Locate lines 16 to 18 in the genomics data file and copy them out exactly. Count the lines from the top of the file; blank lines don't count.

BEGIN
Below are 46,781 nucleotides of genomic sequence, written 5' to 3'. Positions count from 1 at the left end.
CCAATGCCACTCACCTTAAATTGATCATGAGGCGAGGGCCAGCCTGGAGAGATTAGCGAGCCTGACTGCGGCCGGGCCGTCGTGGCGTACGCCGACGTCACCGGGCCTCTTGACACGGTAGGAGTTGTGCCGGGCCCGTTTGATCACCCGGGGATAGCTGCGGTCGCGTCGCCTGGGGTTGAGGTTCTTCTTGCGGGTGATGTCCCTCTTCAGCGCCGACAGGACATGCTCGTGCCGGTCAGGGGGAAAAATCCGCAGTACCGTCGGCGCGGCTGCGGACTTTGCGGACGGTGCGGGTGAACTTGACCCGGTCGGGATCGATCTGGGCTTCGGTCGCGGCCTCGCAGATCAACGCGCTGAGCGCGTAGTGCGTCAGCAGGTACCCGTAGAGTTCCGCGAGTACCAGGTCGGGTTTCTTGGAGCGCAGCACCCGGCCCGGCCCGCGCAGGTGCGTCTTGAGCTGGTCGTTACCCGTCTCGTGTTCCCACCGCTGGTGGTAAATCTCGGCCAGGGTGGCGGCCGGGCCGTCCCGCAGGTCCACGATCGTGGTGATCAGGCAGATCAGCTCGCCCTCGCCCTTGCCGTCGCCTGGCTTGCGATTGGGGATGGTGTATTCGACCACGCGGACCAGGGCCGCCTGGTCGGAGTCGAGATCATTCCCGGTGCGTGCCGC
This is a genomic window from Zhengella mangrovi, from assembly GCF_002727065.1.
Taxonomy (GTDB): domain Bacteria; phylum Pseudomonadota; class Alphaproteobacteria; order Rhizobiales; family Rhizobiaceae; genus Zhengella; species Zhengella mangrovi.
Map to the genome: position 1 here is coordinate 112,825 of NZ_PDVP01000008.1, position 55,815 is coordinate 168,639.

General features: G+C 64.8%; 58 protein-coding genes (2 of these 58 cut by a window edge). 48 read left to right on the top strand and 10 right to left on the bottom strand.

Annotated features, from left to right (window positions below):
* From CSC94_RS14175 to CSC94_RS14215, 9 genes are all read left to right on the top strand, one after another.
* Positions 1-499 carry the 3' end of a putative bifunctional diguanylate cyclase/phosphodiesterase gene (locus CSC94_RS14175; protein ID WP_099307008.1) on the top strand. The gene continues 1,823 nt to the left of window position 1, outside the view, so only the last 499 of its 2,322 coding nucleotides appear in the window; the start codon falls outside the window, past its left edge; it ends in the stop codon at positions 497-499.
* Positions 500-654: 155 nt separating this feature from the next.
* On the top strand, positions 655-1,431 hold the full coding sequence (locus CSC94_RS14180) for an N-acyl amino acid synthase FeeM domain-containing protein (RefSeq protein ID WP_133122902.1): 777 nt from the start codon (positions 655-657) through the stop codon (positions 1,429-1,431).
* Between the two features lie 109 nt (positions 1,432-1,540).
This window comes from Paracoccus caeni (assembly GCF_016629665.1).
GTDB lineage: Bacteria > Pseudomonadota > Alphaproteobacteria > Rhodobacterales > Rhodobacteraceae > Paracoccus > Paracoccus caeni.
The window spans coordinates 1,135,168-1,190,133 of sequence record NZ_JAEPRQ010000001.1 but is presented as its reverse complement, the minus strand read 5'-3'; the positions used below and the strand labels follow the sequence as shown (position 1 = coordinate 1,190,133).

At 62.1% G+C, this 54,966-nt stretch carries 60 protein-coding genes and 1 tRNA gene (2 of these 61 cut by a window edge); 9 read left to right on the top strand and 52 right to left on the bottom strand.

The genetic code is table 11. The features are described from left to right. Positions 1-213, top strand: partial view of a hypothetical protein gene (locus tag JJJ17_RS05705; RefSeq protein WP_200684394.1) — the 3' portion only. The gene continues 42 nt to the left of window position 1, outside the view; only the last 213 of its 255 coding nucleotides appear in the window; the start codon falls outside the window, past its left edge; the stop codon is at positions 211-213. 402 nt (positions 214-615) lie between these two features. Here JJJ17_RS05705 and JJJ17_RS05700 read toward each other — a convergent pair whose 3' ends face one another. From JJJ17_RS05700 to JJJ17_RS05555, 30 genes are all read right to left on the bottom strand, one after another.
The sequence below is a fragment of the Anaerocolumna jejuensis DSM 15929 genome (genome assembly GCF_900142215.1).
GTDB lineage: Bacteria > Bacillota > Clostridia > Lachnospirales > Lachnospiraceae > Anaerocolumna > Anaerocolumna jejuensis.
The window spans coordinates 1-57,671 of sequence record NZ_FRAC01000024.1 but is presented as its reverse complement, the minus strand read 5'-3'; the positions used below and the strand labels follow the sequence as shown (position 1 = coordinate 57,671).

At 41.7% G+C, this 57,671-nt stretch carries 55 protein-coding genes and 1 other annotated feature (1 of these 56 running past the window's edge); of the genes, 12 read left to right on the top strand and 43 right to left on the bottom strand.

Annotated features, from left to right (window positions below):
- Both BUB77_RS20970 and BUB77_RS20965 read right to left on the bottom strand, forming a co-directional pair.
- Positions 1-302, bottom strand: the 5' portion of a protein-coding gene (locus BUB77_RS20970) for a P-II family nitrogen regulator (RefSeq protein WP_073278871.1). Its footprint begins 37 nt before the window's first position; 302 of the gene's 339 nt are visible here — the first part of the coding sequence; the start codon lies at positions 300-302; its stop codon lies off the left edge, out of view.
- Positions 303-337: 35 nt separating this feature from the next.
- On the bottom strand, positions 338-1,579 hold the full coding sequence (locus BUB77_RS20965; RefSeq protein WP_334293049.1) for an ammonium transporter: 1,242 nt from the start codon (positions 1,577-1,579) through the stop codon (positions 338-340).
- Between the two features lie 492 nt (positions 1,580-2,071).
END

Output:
At 62.1% G+C, this 54,966-nt stretch carries 60 protein-coding genes and 1 tRNA gene (2 of these 61 cut by a window edge); 9 read left to right on the top strand and 52 right to left on the bottom strand.

The genetic code is table 11. The features are described from left to right. Positions 1-213, top strand: partial view of a hypothetical protein gene (locus tag JJJ17_RS05705; RefSeq protein WP_200684394.1) — the 3' portion only. The gene continues 42 nt to the left of window position 1, outside the view; only the last 213 of its 255 coding nucleotides appear in the window; the start codon falls outside the window, past its left edge; the stop codon is at positions 211-213. 402 nt (positions 214-615) lie between these two features. Here JJJ17_RS05705 and JJJ17_RS05700 read toward each other — a convergent pair whose 3' ends face one another. From JJJ17_RS05700 to JJJ17_RS05555, 30 genes are all read right to left on the bottom strand, one after another.
The sequence below is a fragment of the Anaerocolumna jejuensis DSM 15929 genome (genome assembly GCF_900142215.1).